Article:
Our editors discuss these books, along with others, on the extended segment of The Commonweal Podcast
December can feel like a tangled string of lights stuck on a maniacal strobe setting: shopping, rehearsals, parties, the “busy” time at work. Whatever else it may be, the oft-maligned commercialization of Christmas is a temporal phenomenon. It intensifies the hustle and bustle of daily life. You search for an elusive parking spot so you can search for an elusive gift. You grit your teeth beneath a forced smile of holiday cheer. The whole experience is more Sisyphus than St. Nicholas.
But December can also offer a radical break with the hustle and bustle. Advent promises a fuller sense of time. Contemplating Christ’s Incarnation in a particular time and place can help us be more fully present in ours. While it is a commonplace to contrast these two Decembers, the vita activa of the “holiday season” and the vita contemplativa of Christmas, our active and contemplative lives are not necessarily opposed to one another. In fact, they need each other. In Advent, prayerful expectation can lead to purposeful action, including service to those in need and grateful attention to friends and family. Without contemplation, action devolves into mere activity.
This last claim is at the heart of Byung-Chul Han’s philosophical project. A professor at the University of the Arts in Berlin, Han gained international attention in recent years for his diagnosis of the twenty-first century “burnout society.” In The Scent of Time: A Philosophical Essay on the Art of Lingering (translated by Daniel Steuer, Polity, $45, 120 pp.), Han explores a widespread experience of time “whizzing without a direction.” He advocates a renewed vita contemplativa that restores time as duration. We need to learn how to linger, how to be patient, how to be still. Against our instrumentalizing tendencies, we need to recover a “contemplative gaze” that “goes easy on [things,] letting them be in their own space or radiance.” Han writes short, dense chapters of philosophical exegesis, but some of his books’ best moments are poetic and evocative.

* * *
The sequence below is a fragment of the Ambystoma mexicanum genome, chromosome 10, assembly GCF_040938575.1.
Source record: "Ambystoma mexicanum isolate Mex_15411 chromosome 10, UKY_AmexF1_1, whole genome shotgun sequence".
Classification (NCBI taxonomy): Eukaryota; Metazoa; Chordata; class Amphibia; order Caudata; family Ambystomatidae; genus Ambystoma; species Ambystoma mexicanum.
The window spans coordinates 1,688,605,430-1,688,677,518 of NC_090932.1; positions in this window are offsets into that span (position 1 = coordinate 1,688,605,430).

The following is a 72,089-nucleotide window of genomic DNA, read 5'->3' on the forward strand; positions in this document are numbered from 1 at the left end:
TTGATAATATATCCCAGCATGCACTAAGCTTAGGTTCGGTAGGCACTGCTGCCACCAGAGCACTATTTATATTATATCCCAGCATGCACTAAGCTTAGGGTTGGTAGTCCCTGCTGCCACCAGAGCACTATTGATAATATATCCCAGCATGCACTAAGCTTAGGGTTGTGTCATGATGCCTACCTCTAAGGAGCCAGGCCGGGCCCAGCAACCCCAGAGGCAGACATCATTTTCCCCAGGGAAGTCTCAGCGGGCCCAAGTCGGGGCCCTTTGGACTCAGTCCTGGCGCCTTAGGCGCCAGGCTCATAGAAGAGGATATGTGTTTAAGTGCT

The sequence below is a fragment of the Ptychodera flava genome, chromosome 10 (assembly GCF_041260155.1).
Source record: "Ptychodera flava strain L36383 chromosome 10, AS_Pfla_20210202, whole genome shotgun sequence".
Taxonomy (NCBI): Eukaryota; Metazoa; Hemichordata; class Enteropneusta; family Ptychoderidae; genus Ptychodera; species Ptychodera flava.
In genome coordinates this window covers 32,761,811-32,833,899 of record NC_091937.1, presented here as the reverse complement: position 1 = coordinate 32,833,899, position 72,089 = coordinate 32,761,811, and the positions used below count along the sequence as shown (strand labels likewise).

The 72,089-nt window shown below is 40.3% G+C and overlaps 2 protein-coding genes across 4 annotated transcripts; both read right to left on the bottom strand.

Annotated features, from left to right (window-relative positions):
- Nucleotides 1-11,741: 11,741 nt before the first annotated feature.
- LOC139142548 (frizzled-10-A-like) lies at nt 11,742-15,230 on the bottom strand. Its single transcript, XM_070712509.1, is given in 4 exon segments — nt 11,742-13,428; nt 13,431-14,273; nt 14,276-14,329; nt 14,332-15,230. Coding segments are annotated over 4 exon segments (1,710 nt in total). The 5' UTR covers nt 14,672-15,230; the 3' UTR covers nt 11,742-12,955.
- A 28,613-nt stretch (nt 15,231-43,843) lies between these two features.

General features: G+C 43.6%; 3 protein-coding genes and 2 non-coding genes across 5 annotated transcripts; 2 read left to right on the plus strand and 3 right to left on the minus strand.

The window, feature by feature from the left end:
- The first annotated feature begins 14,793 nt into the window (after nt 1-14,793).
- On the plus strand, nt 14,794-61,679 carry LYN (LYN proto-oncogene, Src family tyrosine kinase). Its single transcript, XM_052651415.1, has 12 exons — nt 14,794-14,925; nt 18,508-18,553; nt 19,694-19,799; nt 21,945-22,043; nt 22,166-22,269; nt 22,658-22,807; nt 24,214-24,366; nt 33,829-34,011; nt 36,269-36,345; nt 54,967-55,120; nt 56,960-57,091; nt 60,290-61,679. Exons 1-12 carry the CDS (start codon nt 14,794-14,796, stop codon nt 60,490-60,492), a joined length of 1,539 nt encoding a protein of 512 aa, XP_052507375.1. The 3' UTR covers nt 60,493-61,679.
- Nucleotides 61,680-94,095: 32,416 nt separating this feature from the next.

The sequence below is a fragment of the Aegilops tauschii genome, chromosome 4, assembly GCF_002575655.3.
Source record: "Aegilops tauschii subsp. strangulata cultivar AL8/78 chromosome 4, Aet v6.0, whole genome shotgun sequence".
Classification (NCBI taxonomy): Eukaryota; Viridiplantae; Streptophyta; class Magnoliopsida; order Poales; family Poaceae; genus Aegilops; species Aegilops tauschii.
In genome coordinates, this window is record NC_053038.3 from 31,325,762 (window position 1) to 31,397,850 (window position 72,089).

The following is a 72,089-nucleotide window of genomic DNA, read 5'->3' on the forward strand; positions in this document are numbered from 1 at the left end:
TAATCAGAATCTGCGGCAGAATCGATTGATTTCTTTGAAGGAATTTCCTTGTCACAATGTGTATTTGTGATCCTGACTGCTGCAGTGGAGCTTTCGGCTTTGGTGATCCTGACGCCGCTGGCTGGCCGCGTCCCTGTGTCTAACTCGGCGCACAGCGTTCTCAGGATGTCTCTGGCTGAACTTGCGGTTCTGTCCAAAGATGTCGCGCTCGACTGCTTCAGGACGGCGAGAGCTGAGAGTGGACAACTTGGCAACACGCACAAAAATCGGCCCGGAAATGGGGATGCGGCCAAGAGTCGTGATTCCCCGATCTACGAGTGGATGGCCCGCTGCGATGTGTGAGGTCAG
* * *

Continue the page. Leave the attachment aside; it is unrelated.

While Han draws on Martin Heidegger throughout The Scent of Time, he is more appreciative than Heidegger of Christianity. He takes Heidegger to task for failing to grasp the mystical tradition: “Heidegger does not address the mystical dimension of contemplation at all, according to which—as a lingering with God in loving attentiveness—it does not possess the categorizing and securing intentionality Heidegger supposes it has.” Han suggests that we need meaningful narratives and rhythms to counter “whizzing time.” He notes how “the medieval calendar did not just serve the purpose of counting days. Rather, it was based on a story in which the festive days represent narrative resting points. They are fixed points within the flow of time, providing narrative bonds so that the time does not simply elapse.” Again, Advent is a good time to recover the bonds still provided by the liturgical calendar. Han is perhaps ultimately more “post-secular” than religious, more interested in drawing resources from Christian tradition than in presenting it as a living faith, but he does commend its mediation of contemplation and action.